#95344
    Med4MomMed4Mom
    Participant

    Thanks GracieThree,

    That post was JUST what I needed this morning, as I contemplate my upcoming interview for meds. You inspire me to continue to see life as a glass half full 😉 .

    Thanks for your contribution to this site!

    Mimi

    #95345
    bzmom4bzmom4
    Participant

    Amen, GracieThree!
    Well said…and thank you.

    #95347
    MomMDMomMD
    Participant

    Thank you GracieThree. This is one of the best posts I have ever seen here…..

    Sethina

    #95349
    foreignerforeigner
    Participant

    GracieThree, that was wonderful!!! I think you should post this to the would-you-do-it-again thread (if it hasn’t been done yet), since so many replies there are so discouraging :confused: . I am out of medical school for 2 years (because I am a foreign graduate) and will be starting residency this summer. I am so much looking forward to being involved in patient care again (currently working in basic science research). I was shadowing an ED physician this weekend, and I got this itchy feeling – I can hardly wait to be a doctor! I know it will be not easy, and often frustrating… but I know I will love my work!

    And just a word for innosenz: I understood you live currently in Germany – if you are contemplating medical school, you should think about where to do it. International medical graduates have a much harder time getting into residency in the U.S. So if your husband will return to the U.S. soon, I would wait and enter med school in the U.S. Just my :twocents:

    #95351
    horsemanhorseman
    Participant

    Unfortunately, there are many orthopods who DO have to pay $100,000 or more in malparactice insurance. Sad, but true. This is probably one of the reasons why there are fewer and fewer private practioners. this is also related to the part-time thing. I know physicians who were private practioners in various sepcialities who had to retire compeletely rather than go part-time because their practive overhead was so high that they could not cover it with part-time income. this is especially sad because patients could really benefit from part-time older physians who are willing to spend time with them but cannot afford to do so.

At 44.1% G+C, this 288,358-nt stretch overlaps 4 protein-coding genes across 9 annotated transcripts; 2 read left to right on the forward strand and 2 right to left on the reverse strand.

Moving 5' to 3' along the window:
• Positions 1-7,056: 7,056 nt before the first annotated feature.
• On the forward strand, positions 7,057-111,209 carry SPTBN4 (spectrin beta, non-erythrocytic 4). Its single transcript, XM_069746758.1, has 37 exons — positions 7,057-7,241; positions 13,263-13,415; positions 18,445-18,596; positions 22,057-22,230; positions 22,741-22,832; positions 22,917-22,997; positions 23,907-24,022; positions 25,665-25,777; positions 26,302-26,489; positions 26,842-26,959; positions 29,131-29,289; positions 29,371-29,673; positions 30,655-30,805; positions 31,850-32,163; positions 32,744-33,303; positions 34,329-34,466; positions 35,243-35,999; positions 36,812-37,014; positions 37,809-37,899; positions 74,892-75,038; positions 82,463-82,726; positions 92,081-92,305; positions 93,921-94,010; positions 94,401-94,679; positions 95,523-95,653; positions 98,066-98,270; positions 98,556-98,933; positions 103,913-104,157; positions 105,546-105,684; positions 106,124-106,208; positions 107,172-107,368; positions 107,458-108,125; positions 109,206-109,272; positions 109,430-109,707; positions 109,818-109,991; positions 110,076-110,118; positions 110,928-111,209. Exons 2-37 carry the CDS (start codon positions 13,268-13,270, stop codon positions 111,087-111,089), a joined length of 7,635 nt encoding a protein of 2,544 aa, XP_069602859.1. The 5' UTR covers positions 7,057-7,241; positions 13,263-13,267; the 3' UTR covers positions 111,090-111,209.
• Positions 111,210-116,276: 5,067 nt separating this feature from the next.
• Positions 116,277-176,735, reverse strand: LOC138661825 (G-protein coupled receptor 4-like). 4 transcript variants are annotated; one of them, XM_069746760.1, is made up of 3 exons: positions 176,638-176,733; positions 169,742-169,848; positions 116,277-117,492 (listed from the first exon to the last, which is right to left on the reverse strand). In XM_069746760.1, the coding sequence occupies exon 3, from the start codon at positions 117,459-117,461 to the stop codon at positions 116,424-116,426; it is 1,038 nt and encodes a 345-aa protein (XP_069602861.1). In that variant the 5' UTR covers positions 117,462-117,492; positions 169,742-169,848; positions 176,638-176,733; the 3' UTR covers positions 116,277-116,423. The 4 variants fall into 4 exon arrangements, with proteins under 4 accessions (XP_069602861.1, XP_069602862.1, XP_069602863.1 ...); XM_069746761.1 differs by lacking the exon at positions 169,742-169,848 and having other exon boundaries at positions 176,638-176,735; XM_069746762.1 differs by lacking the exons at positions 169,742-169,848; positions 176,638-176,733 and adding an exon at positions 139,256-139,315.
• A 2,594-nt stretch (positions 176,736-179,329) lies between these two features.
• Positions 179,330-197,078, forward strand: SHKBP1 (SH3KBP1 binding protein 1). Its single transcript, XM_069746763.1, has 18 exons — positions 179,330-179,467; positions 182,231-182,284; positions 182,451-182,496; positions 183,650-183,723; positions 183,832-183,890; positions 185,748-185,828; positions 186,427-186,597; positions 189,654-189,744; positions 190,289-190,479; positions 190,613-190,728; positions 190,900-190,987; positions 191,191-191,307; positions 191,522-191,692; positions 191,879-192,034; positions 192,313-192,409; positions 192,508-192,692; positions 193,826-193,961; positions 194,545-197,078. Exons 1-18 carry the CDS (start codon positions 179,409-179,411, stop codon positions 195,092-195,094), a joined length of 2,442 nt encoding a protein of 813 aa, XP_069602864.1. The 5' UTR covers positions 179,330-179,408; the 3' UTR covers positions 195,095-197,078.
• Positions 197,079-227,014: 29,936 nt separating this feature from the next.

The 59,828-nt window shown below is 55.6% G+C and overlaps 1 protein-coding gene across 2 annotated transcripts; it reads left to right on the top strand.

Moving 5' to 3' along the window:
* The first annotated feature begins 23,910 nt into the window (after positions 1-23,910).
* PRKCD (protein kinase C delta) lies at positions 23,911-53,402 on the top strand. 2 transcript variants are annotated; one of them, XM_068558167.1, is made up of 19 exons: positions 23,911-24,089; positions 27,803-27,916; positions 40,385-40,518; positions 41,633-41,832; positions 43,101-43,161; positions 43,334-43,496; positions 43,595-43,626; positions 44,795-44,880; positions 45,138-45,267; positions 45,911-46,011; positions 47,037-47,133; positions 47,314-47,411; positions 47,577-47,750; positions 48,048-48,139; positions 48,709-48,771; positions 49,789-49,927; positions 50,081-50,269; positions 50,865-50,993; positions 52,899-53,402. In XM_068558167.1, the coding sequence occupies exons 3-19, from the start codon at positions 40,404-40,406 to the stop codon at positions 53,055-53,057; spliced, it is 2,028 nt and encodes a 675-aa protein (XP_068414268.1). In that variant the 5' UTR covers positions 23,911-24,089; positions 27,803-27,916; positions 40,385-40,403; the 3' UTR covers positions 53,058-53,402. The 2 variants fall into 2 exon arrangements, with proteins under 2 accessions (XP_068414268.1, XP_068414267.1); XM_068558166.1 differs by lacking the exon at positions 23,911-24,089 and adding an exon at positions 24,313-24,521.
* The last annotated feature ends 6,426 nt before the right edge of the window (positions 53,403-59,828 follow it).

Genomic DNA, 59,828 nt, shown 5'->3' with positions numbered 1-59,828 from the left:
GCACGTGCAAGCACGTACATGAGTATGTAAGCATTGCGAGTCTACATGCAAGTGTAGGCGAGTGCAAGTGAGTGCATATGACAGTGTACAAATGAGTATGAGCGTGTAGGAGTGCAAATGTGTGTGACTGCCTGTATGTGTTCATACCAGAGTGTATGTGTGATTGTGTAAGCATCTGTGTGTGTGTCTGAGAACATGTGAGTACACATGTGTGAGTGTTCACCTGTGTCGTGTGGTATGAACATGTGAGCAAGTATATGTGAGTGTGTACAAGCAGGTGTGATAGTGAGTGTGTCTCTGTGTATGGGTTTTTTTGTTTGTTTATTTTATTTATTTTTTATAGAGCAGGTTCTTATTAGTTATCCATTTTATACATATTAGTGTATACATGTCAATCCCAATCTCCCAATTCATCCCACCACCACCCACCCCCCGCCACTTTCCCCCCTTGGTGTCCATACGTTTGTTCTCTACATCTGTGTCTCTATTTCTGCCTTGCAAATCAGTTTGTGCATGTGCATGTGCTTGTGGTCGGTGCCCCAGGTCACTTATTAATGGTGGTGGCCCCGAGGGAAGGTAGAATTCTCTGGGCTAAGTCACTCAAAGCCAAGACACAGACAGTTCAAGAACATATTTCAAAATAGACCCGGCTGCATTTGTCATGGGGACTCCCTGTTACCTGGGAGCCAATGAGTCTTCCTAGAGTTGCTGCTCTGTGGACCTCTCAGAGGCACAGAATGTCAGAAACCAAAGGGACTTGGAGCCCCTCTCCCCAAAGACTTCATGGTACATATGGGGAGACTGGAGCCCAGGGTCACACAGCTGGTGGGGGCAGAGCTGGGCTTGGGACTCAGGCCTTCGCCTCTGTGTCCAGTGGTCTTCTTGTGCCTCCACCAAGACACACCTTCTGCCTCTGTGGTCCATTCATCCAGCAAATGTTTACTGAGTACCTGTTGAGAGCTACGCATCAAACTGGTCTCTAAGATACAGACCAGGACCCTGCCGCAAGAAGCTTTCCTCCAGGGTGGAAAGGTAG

#95353
    psychpsych
    Participant

    I would definitely do it again. I love what I do and I love my family setup. What I would do differently is not be so worried about inconveniencing residents with my mommy stuff. I had my son after internship, took a year off, then did 3 years of residency. I never missed a day because he was sick — either my husband stayed home or he went to sick child daycare (sounds scary but it was actually great). I was so worried about inconveniencing the other residents (I was the only mommy in my class of 12) that I bent over backwards. If I did it over again, I would let them cover for me just like I covered for them when they got sick or relatives died or they had to take leave for various problems. Just a thought …

    PS, I also agree that waiting til you’re through internship helps. That’s almost always the worst year for everyone. I was really glad to have that over before I had kids.

    #95355
    LJoo83LJoo83
    Participant

    gracie,
    thank you for your optimistic post. i was rifling through the gen discussion board about whether you would do it all over again and i was seriously contemplating on whether medicine is the right field for me or not…but after reading your post, it is nice to see that there are blue skies after the rain. 🙂 let’s just say that your post brought tears to my eyes; especially about the wwII vets 🙂
    thank you, once again.

    #95357
    drheididrheidi
    Participant

    I’m glad there are physicians out there who still enjoy what they’re doing. I’ve really tried. I’ve tried to look at all the good things and talk myself into believing they outweigh the bad, but–bottomline–I would never do this again.

    I encourage every one of you considering medicine to visit the general discussion topic about “Would you do it again?” It can be very discouraging but it’s reality for the women posting there. I really wish I had had the opportunity to read some of these very blunt postings before I started med school (I’m now 2 1/2 year into practice). Like I said in one of my posts there, I knew medicine wasn’t going to be easy, but my idealism blinded me to how horrible it really could be.

    Don’t get me wrong, there are some really great things that happen when taking care of people, but the paperwork, hostile patients, hostile other docs, sexist physician partners, money-hungry administrators, idiotic insurance companies, etc., etc., etc. have sucked all the enjoyment of my profession out of me. Unfortunately, if you get too far in the process (basically after the first semester of med school), you owe too much money and then are trapped in this profession because you can’t find another job that will allow you to pay you student loans off. Think long and hard and take every opportunity to hear about all the bad stuff along with the good before you sign that first med school loan note!!